One cannot understand their mode of existence as long as the differentiation of basic concepts such as nature and culture, societies and individuals is not counterbalanced by the qualification of their relationships, by instruments of synthesis. Language and knowledge are examples of the latter.
—Norbert Elias, The Symbol Theory (131)

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The Symbol Theory by Norbert Elias (1991) is a book that attempts to highlight the need to form an integrated theory that not only describes that thing we, as humans, do with sound-symbols, but more importantly describes the synthesis of knowledge, thoughts and language. Try, if you can, to separate any one from the other. It is not what we do with language, but rather, what language does to us.

The nature of language cannot be understood if one uses individual actions as a point of departure (20).

Elias makes a compelling case that the studies of linguistics, epistemology, and consciousness can in no way be separated. Without language how does one have thoughts? Without language, or sound-symbols, as he names it, how can one come to any realm of consciousness as we understand it? How can one have any sense of “knowledge?”

Human societies and human languages can change to an extent inaccessible to the societies and means of communication of apes. The structure of the latter is still largely genetically fixated or, in other words, species-specific (29).

And this is an interesting point. Beyond the individual level, as a species, apes (for instance) are only able to act on a species level—their language skills are species-specific and as such have limits of mutability, in that it varies very little from group to group and needs some sort of evolutionary change to leap over to the sort of language/knowledge complexity we enjoy. Humans, by virtue of our language which is not species-specific but rather societally-specific (in our Tower of Babel way) with the ability to grow, alter, expand or contract our “knowledge” of the world regardless of the actual sound-symbols (languages) we are employing, and with the ability to create anew at any instance, communication with another human. It is a factor worthy of a system of study.

Descartes, is based on a strange assumption which is rarely stated explicitly. It suggests that the cognitive functions of human beings developed initially on their own independently of a world to be recognized and that human beings having at first developed without object of cognition at some time, as it were by accident, entered an alien world. That, however, is a fable. Human beings have developed within a world (98).

For instance, I give you the photo I took this morning of a group of trees in the park. Our knowledge tells us that, in my part of the world, trees grow in dirt, not water, and yet, I can take the photo and relate to any English speaker in the world the events that caused these trees to be immersed in water (the power and glory of the storm last night! Thunder and lightening, pounding rain and surging water tables!) these are specificities  and temporalities that are lost without language. This knowledge means nothing without the power of language to communicate. But, Elias would go further, because, consider how it is we know, in the first place that trees mostly grow in dirt? The idea that we come into the world and learn to speak, as if language somehow stands outside of knowledge,  negates the accumulative effect of our history and culture. It sets up strange desperate “ologies” that, in truth, are utterly un-seperateable.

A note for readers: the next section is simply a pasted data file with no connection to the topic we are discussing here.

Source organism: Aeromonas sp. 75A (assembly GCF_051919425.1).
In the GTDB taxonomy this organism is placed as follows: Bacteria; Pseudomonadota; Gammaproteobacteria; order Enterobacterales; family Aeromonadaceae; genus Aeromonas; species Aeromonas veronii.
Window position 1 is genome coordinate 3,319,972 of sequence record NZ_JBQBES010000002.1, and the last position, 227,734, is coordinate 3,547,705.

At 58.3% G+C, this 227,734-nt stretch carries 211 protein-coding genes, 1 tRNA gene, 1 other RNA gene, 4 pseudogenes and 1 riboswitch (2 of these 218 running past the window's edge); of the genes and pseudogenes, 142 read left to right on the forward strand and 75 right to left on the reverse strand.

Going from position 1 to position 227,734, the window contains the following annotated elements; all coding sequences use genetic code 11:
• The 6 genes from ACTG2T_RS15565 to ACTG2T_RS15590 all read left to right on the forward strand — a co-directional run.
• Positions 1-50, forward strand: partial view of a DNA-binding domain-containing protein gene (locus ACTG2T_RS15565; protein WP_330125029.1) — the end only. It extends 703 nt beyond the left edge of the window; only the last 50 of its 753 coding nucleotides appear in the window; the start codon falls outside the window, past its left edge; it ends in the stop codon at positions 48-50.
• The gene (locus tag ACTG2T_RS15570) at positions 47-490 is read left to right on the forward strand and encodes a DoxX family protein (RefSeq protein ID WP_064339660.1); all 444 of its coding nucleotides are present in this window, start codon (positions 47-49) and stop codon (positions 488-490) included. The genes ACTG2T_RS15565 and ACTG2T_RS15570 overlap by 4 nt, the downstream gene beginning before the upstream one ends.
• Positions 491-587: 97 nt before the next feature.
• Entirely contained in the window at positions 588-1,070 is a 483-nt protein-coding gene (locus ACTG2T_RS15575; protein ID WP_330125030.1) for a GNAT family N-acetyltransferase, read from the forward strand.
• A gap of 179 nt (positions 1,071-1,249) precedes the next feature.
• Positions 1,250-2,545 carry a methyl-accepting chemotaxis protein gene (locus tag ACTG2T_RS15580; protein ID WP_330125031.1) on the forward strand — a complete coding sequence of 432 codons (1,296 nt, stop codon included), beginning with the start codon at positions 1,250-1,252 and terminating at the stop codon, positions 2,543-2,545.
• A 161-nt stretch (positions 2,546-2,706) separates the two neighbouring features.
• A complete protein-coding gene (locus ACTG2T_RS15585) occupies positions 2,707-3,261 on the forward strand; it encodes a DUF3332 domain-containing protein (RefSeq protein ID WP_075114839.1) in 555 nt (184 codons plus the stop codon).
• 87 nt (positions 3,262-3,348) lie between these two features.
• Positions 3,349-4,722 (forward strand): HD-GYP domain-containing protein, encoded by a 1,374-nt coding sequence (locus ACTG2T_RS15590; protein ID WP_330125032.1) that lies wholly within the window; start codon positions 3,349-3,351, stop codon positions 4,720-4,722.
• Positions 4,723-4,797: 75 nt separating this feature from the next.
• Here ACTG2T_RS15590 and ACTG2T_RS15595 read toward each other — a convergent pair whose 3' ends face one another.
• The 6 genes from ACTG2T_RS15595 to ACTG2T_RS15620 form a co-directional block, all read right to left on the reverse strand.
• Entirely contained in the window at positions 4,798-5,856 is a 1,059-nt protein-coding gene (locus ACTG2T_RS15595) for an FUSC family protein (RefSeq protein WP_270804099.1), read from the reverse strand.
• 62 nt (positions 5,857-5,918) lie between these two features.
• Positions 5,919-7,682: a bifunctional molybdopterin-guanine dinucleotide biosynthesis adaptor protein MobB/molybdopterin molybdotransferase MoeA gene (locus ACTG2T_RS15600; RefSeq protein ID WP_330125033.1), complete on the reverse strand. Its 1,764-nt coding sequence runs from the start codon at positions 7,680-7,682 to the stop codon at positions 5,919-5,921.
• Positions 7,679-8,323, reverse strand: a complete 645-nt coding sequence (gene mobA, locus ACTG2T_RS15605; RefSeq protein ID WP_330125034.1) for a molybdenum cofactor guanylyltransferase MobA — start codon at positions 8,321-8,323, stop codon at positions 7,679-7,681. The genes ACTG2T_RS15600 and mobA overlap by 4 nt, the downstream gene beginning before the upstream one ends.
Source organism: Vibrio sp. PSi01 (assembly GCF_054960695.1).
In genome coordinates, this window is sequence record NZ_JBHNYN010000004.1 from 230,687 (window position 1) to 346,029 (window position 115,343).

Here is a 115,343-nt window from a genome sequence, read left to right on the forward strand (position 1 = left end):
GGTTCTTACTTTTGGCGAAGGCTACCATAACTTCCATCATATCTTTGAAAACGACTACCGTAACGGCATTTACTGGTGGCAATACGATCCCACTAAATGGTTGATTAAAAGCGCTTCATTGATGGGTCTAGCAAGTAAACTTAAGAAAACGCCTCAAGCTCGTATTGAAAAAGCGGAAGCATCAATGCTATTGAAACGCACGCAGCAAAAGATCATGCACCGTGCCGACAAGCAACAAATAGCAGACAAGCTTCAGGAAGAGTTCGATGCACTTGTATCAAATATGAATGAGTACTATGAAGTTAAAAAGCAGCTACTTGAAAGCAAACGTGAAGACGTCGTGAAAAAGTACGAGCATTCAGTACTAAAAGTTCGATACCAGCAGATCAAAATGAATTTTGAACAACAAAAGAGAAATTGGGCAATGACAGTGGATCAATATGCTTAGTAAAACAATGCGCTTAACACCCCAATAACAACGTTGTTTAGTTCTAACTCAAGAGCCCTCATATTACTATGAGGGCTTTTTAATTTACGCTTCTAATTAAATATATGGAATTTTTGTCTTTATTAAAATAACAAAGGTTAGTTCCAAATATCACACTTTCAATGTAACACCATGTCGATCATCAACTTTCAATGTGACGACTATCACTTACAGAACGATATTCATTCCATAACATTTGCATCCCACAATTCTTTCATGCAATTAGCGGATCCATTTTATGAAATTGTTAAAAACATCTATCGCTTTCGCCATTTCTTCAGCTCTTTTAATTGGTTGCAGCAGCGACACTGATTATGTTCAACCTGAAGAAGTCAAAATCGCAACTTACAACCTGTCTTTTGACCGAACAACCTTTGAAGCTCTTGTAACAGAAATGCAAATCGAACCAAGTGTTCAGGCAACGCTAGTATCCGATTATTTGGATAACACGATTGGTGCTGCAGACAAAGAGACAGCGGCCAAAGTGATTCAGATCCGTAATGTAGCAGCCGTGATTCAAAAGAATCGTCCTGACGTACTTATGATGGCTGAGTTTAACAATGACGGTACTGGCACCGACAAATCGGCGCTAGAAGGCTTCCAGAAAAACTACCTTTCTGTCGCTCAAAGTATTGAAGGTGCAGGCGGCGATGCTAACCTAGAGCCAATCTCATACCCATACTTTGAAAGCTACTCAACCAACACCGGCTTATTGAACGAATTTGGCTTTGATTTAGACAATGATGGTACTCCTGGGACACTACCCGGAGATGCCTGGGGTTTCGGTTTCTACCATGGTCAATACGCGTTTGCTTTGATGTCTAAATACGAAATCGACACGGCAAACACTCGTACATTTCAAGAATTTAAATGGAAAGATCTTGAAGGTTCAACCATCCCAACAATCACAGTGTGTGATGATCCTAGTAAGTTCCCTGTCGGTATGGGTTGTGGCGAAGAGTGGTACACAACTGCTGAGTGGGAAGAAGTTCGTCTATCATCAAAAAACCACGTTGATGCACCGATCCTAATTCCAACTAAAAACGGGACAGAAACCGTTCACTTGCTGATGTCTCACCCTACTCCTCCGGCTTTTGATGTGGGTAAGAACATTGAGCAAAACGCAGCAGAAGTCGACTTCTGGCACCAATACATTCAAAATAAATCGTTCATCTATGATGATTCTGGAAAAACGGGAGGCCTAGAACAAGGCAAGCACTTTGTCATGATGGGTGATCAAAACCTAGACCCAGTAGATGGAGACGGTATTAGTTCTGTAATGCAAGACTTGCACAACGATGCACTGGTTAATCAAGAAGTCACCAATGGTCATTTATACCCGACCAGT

Concepts such as ‘nature’, ‘culture’ and ‘society’ are telling examples of the tendency to treat as separate entities set apart from each other problem fields at a high level of synthesis, symbolically represented by different substantives surrounded by a fog-like aura of ideological undertones (38).

This creates a sort of “intellectual apartheid” in which it is impossible to begin to understand what is it that makes us human. For Elias an important aspect is “by acquiring the skill of sending and receiving messages in the codified form of a social language, persons gain access to a dimension of the universe which is specifically human” (47) He goes on to say that this acts a a fifth dimension, because it is within the four dimensions of time and space that all species act, but our ability to communicate and identify ourselves through and because of our sound-symbols is a post-animal state of being.

There is nature, there is culture, there is knowledge, scientific or otherwise, there are politics, economics and the all-embracing symbols of language, but how they all cohere with each other is a question that is rarely asked and hardly ever answered (89).

But we can’t help ourselves. We want to know. We want absolute beginnings and we want discrete theories of our world and our place in it. Elias is sympathetic. His only point is that when we begin to consider just how unique and complex our sound-symbols are, then we can begin to see a theory evolve which may help us understand how we got here, and more importantly, give us the perspective to see that perhaps we are really at the beginning:

I like best the suggestion that our descendants, if humanity can survive the violence of our age, might consider us late barbarians. I am not indulging in reproaches. Humans have to go through a long period of learning how to live with each other in peace. Our uncertainty, our inability to eliminate violence, are part of this learning process. No teachers are at hand. Outside help, evidently, is not forthcoming (147).

*title from p.129